No obligation to pay for college In general, Maryland courts will require that child support continue only until the child turns 18, or longer if the child is still living at home and attending high school. However, in most cases, the law does not mandate parents to pay for college. In Maryland, many people assume that once a child reaches 18 years old, their parents' obligation to pay child support ends. This is not necessarily true.
The state requires that child support payments continue as long as the child is enrolled in high school. If a child fails to move up a grade for one year, then alimony will remain in effect until the child graduates from high school, even if they are over 18. In South Carolina, if a child does not attend college, then the obligation to pay child support continues until they turn 18 or get married, become self-supporting, or become emancipated in some other way. If the child is still in high school when they turn 18, then the obligation to pay child support continues until they graduate or turn 21, whichever comes first. In Georgia, there is no legal requirement for parents to keep paying child support while their children are in college. If the child does not attend college, then the obligation to pay child support ends when they turn 21. It is important for parents to understand when their responsibility for paying child support ends.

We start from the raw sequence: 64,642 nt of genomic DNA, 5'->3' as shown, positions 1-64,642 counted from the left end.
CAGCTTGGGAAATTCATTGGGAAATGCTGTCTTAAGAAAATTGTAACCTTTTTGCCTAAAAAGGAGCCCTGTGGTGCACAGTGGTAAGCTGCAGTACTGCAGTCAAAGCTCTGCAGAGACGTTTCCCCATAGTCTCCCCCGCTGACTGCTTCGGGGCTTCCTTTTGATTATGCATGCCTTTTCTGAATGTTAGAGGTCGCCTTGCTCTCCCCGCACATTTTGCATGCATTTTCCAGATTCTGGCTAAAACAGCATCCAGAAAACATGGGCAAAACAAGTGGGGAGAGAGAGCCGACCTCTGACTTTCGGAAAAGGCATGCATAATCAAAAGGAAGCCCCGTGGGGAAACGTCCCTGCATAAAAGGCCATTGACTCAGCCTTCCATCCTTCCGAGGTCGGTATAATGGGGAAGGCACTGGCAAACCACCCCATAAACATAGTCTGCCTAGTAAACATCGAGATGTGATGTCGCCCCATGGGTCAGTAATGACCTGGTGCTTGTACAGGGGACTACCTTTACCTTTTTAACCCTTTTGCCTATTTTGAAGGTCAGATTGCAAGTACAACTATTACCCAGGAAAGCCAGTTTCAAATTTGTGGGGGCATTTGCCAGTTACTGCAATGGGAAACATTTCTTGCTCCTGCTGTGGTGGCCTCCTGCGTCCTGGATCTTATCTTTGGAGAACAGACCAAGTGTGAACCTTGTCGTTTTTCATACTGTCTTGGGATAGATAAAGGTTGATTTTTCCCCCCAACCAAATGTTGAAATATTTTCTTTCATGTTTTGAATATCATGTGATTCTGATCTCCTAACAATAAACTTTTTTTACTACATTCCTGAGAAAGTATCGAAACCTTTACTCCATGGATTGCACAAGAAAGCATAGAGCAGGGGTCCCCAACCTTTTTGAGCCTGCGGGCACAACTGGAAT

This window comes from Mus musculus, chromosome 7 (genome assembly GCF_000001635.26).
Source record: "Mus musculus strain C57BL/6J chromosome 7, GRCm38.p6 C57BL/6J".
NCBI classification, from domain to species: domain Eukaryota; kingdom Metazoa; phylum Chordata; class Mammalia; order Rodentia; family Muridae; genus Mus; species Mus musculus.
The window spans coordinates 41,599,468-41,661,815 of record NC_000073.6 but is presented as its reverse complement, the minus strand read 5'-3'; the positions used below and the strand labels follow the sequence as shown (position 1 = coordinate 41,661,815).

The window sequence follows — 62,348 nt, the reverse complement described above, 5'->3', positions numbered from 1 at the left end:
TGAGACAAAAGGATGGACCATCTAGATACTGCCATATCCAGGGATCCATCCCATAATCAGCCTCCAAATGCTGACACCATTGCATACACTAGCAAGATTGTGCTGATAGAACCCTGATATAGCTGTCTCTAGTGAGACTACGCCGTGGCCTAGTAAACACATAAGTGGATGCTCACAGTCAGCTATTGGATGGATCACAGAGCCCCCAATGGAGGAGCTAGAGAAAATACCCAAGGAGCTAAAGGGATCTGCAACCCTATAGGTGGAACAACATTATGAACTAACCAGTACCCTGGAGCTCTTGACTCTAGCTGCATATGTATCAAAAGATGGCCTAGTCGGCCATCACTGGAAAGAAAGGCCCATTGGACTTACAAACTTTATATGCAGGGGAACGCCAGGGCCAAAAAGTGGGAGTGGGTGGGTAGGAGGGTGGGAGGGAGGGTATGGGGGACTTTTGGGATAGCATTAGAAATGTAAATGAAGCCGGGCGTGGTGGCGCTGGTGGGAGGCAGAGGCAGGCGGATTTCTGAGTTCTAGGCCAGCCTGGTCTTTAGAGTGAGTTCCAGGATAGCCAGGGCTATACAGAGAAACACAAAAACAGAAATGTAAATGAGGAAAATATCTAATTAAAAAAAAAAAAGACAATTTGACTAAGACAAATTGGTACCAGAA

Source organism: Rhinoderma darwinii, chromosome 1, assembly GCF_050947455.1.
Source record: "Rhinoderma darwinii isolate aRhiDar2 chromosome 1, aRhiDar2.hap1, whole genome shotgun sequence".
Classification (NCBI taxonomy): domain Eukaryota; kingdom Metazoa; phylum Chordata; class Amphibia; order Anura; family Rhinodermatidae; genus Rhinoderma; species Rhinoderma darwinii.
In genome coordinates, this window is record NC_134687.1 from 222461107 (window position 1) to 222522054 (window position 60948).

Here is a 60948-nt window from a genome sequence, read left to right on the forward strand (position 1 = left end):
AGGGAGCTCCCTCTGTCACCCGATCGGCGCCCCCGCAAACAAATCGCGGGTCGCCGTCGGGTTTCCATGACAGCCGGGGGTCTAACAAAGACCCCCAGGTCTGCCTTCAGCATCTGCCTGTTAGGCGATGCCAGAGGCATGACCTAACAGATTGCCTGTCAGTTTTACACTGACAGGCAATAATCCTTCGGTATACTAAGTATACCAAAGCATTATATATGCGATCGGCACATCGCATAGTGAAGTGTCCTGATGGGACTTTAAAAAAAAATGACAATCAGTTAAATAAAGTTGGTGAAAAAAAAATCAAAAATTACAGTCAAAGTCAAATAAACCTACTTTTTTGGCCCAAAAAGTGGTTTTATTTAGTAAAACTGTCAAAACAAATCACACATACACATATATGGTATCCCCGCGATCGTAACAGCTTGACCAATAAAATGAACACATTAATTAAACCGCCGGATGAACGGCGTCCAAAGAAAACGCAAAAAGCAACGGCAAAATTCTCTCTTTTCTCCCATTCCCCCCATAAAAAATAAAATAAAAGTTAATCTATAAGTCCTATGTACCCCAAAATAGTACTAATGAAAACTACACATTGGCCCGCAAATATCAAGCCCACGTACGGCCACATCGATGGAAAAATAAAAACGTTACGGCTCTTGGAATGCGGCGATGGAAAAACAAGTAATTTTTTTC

The court has the authority to create and modify child support orders and maintain parenting plans created by parents or the court. If the child is still living with a parent and attending high school, then child support payments will continue until they graduate or turn 19, whichever comes first. A “district court” cannot order child support beyond a child's age of majority despite objections from either parent. If you are a parent facing this issue, then you should seek help from San Diego child support attorneys who have been fighting for parents' rights for many years. In Rhode Island, if parents include terms about college expenses in their divorce agreement and a judge incorporates them into the divorce order, then they may be required to pay for college expenses after their child turns 18. Under Oregon law, if a child is enrolled in college or a vocational program, then parents must pay child support until their child turns 21. In California, Wyoming, Maryland, Nebraska and Arizona, if parents include terms about college expenses in their divorce agreement and a judge incorporates them into the divorce order, then they may be required to pay for college expenses after their child turns 18. It is important for parents to understand their obligations when it comes to paying for college expenses.